Soil Analysis

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The lawn soil test analysis is like getting your blood checked at the doctors.  The soil report you receive  should have information you can understand and others you don’t.  The soil test analysis video at the bottom of the page is your best source of understanding the results.

The correct numbers and percentages on the soil test results need to be in there ranges. The how’s and why’s are not important right now.

The results of the soil analysis example we are using is not the optimum outcome we want. But that is why we do a lawn soil test in the first place.

When you receive your soil report back, it will have recommendations on adjusting the soil. The reference will be to apply synthetic fertilizer. Lawn Rage gives you different options to improve your soil.

Now we’ll go through the soil analysis and point out the important areas. We will give a brief explanation of each but if you want in-depth breakdown just click on the links.

This lawn soil test analysis was done at the University of Massachusetts. I’ve had good experiences there and I’ve been doing business with them for years.

Up top it’s mailing address, soil weight and how you identified the soil sample.


A Soil Test Analysis Provides pH Levels Results

In the section below, recommendations on resolving nutrient deficiencies are given. Follow what they recommend for adjusting the pH level. They will propose using calcite lime or dolomite limestone, depending on your magnesium level.

The next paragraph is the micro-nutrient section. Not only do they give you the results of the test but also the range it should be in. Usually, these micro nutrients levels have a wide range of acceptance. If one or more is off by quite a bit then it will have to be adjusted. Read more on this subject on the micro nutrient page.


A Soil Test Analysis Gives Lawn Nutrient Levels

Let’s start with lawn soil pH. Soil pH levels should be between 6.8 – 7.2 for lawn care. If your pH level is below 7 it is acidic and will need lime or dolomite applications. Use the recommendations the soil analysis testing facility gives your to adjust. No more than 50 pounds for 1000 square feet per application. Lime moves slowly through the soil, so it does take a while to raise pH levels.

If your pH level is above 7 the soil is considered basic. Applications of granulated sulfur will be needed. There are also other natural products to lower pH, such as cottonseed and sulfate of potash and magnesium. Check out our pH levels page.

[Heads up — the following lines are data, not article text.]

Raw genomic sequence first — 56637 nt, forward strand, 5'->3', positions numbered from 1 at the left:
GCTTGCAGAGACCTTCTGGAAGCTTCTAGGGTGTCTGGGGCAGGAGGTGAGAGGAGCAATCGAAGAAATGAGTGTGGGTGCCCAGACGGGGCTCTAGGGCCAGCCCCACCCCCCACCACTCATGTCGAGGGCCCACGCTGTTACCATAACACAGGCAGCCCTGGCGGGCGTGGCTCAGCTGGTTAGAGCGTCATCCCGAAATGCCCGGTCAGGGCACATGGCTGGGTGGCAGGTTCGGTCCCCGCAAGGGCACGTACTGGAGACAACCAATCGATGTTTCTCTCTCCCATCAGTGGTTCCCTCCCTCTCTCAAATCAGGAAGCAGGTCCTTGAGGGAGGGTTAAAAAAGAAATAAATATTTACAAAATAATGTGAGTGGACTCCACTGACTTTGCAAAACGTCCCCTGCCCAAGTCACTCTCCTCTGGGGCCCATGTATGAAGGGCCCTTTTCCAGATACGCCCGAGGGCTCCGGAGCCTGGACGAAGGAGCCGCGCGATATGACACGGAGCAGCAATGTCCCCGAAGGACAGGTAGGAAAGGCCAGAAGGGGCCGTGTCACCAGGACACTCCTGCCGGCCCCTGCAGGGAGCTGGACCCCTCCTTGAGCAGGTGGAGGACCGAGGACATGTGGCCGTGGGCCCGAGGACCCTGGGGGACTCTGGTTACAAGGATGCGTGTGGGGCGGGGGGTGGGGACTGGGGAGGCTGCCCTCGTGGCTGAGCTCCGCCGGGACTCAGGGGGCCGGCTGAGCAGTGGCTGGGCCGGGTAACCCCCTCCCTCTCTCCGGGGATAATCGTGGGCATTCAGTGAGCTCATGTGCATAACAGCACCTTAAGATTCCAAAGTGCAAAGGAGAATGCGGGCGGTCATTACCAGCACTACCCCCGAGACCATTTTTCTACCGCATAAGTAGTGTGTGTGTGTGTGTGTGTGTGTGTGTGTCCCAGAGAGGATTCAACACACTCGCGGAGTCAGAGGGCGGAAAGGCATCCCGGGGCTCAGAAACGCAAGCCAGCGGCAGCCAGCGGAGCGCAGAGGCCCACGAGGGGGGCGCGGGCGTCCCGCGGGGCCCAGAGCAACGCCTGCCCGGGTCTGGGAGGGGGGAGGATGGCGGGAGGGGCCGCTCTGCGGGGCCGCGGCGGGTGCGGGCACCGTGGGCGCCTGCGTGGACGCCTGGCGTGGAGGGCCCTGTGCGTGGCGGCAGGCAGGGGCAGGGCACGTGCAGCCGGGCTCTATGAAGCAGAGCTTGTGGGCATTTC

Across to the right is the nitrogen (N) level. Levels of nitrogen will vary throughout the season. Your soil analysis is not a very good indicator of a correct measurement. Nitrogen cycling can be understood on our nitrogen page.

Below Nitrogen is the organic matter percentage. Organic matter percentage should be between 5% and 12%. If your intent is to not use synthetic fertilizers then your organic matter level is very important. It will enable nitrogen cycling and supplies many nutrients. It helps adjust pH and provides microbes and the food to feed that biology. The impact of compost on lawns can be read on our organic matter page.

Below organic matter are other important nutrient levels which range from low to very high. Those nutrients include phosphorus, potassium, calcium, magnesium.


    Phosphorus availability for plants promotes early plant growth and accelerates maturity. Although phosphorus is essential for plant growth, high levels in the soil can threaten water quality.


    Helps with root formation and stimulates early growth. Potassium aids in water retention and assists in preventing insect and disease issues.


    Sandy soils will have lower levels of calcium than clay soils. If your pH levels are good, your levels of calcium should be correct. A ratio with magnesium is important in lawn care. A ratio of 7 – 1 should be achieved.


    It has a direct correlation with chlorophyll within the grass plant. Like calcium, only if the pH level is very low will there be a deficiency.

soil test analysis results On the bottom is the Cation Exchange Capacity. The higher the cation exchange capacity is the better. This area of the soils report refers to how well the grass plant and the soil are exchanging nutrients. The higher amount of organic matter the better the exchange. Read more about CEC here.

To the right of CEC is the Percent Base Saturation which gives the percentages of potassium, calcium and magnesium. A ratio between calcium and magnesium should be 7 – 1. There is more on this at the Percent Base Saturation page.

The result page ends with aluminum and lead levels.


Soil Test Analysis Video

Links to understand your soil report

Here you can find great soil testing facilities.

An understanding of your soil test analysis will certainly better your chances of achieving a beautiful lawn.

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